'Exceptional Response' Points to New Bladder Cancer Mutations

Yael Waknine

March 24, 2014

A bladder cancer patient's exceptional 14-month response to everolimus-based therapy has led to the discovery of 2 new mTOR mutations, according to a study published online March 6 in Cancer Discovery.

The researchers, led by Jonathan E. Rosenberg, MD, from the Department of Medicine at the Memorial Sloan-Kettering Cancer Center in New York City, sought an explanation for the extraordinary response. They found that 2 novel constitutively activating mTOR mutations — E2419K and E2014K — were responsible for the tumor's exquisite sensitivity to therapy.

"The 2 mutations together caused a synergistic effect of mTOR signaling dependence in this patient. If these mutations are found in other tumors, they are likely to have similar effects, although if they are found individually rather than together, the effect could be less dramatic," Dr. Rosenberg told Medscape Medical News.

Cancer drugs can induce dramatic responses in some tumors that overexpress the target molecule and completely fail in others. These exceptional responses, defined as lasting 6 months or more in the context of an overall response rate below 10%, suggest novel pathologic mechanisms for new therapeutic targets.

"I suspect that these specific mutations are very rare," Dr. Rosenberg explained. "What was most important here was the demonstration that this type of approach — studying exceptional responses — can yield important scientific information that can then be investigated in the laboratory." It might also highlight "new and unexpected therapeutic opportunities for patients."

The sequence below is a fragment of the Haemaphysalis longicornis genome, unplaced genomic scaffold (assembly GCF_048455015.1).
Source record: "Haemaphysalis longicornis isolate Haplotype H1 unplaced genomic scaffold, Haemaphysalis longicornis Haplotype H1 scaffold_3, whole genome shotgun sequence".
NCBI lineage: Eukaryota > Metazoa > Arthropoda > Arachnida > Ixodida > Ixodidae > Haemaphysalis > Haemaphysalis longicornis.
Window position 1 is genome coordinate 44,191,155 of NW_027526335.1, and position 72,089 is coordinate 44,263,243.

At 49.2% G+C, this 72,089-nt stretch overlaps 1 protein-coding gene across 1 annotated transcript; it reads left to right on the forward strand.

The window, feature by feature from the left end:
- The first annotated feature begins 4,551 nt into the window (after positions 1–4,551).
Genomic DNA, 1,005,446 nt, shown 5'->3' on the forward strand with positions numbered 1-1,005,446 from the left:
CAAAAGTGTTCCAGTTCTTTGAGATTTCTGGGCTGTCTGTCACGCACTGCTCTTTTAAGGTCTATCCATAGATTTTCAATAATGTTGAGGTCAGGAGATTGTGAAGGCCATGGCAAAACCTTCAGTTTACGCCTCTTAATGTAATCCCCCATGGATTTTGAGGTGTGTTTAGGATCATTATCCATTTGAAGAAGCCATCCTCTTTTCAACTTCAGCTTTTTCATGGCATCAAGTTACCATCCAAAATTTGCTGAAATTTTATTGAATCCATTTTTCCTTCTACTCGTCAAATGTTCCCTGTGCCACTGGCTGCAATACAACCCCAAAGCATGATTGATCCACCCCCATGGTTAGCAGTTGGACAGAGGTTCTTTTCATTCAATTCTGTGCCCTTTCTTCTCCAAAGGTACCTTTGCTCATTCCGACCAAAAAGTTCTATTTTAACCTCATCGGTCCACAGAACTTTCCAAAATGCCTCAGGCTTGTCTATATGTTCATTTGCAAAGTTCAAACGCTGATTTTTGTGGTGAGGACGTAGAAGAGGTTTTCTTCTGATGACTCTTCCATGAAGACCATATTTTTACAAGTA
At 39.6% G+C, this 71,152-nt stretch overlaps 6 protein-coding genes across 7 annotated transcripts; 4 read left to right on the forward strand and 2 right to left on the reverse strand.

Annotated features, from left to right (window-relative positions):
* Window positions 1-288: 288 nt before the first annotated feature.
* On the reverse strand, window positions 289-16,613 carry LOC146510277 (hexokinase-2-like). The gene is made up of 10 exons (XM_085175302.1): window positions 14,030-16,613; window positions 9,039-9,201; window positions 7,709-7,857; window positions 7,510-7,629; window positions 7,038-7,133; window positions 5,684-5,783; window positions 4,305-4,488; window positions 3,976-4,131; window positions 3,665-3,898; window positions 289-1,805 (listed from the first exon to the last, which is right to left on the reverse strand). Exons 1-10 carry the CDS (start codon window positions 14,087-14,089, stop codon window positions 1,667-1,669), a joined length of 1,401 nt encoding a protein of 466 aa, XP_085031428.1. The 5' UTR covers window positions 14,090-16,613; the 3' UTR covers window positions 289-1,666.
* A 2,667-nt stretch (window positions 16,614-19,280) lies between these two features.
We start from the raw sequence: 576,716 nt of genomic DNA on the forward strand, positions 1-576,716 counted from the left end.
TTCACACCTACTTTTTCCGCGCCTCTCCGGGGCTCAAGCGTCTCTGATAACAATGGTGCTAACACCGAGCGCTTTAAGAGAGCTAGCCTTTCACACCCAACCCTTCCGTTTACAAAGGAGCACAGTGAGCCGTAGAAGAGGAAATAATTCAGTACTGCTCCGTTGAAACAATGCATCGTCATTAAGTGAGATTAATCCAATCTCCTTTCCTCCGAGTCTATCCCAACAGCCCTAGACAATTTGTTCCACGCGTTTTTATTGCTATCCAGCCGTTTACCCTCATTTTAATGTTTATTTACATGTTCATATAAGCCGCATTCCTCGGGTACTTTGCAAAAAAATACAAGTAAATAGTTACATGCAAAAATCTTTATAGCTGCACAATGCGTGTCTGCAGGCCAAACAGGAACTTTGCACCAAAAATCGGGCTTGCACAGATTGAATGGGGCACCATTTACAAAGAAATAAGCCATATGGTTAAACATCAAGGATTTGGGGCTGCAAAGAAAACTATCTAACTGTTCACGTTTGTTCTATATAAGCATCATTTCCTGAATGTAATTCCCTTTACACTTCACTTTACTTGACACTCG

The index patient was the sole responder in a small phase 1 study of 9 patients with advanced solid tumors refractory to standard therapy.

All patients received 1 to 13 cycles (mean, 4 cycles) of the mTOR inhibitor everolimus combined with the VEGF receptor tyrosine kinase inhibitor pazopanib for minimal toxicity. The only other antitumor activity occurred in 3 patients with urothelial carcinoma, who remained stable for 3.8, 5.6, and 3.8 months, and in 1 patient who remained stable for 13.0 months.

Whole-exome sequencing of approximately 25,000 genes revealed 2 mTOR mutations never before identified in vivo. In vitro experiments have described E2419K as an activating mutation in the kinase domain of mTOR, and E2014K occurs in the FKBP-rapamycin-binding domain.

Using cell culture, Dr. Rosenberg's team confirmed that both mutations are activated in the mTOR pathway and are sensitive to rapamycin. The findings indicate a high likelihood of their simultaneous expression in the tumoral tissue, rendering it 100-fold more sensitive to everolimus than pazopanib.

Supporting Evidence for New Therapeutic Targets

After a stagnant 30-year pause in treatment advances for bladder cancer, genomic sequencing techniques are now blowing the field wide open.

In a study published in the March 20 issue of Nature, members of the Cancer Genome Atlas Project (TCGA) analyzed 131 high-grade muscle-invasive urothelial bladder cancers with a combination of exome-, transcriptome-, and/or whole-genome sequencing techniques.

Potential therapeutic targets were identified in 69% of the tumors, including 42% in the phosphatidylinositol-3-OH kinase/AKT/mTOR pathway and 45% with targets (including ERBB2) in the RTK/MPK pathway.